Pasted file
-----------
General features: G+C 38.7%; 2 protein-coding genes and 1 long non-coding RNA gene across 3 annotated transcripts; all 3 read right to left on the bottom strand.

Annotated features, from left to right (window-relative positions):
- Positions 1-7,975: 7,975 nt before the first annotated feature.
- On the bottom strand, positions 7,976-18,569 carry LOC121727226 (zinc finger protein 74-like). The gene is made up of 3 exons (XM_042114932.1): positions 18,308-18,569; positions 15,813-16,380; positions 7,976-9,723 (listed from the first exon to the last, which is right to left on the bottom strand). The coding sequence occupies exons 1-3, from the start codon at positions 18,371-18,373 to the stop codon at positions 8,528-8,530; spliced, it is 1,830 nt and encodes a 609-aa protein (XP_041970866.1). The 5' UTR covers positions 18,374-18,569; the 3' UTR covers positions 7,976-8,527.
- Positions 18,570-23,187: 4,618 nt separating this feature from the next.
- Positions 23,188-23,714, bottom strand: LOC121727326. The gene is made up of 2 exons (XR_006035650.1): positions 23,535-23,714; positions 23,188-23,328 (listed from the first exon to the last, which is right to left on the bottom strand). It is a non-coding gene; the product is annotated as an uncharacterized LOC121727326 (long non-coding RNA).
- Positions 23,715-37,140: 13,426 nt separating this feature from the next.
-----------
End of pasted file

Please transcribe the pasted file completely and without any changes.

General features: G+C 38.7%; 2 protein-coding genes and 1 long non-coding RNA gene across 3 annotated transcripts; all 3 read right to left on the bottom strand.

Annotated features, from left to right (window-relative positions):
- Positions 1-7,975: 7,975 nt before the first annotated feature.
- On the bottom strand, positions 7,976-18,569 carry LOC121727226 (zinc finger protein 74-like). The gene is made up of 3 exons (XM_042114932.1): positions 18,308-18,569; positions 15,813-16,380; positions 7,976-9,723 (listed from the first exon to the last, which is right to left on the bottom strand). The coding sequence occupies exons 1-3, from the start codon at positions 18,371-18,373 to the stop codon at positions 8,528-8,530; spliced, it is 1,830 nt and encodes a 609-aa protein (XP_041970866.1). The 5' UTR covers positions 18,374-18,569; the 3' UTR covers positions 7,976-8,527.
- Positions 18,570-23,187: 4,618 nt separating this feature from the next.
- Positions 23,188-23,714, bottom strand: LOC121727326. The gene is made up of 2 exons (XR_006035650.1): positions 23,535-23,714; positions 23,188-23,328 (listed from the first exon to the last, which is right to left on the bottom strand). It is a non-coding gene; the product is annotated as an uncharacterized LOC121727326 (long non-coding RNA).
- Positions 23,715-37,140: 13,426 nt separating this feature from the next.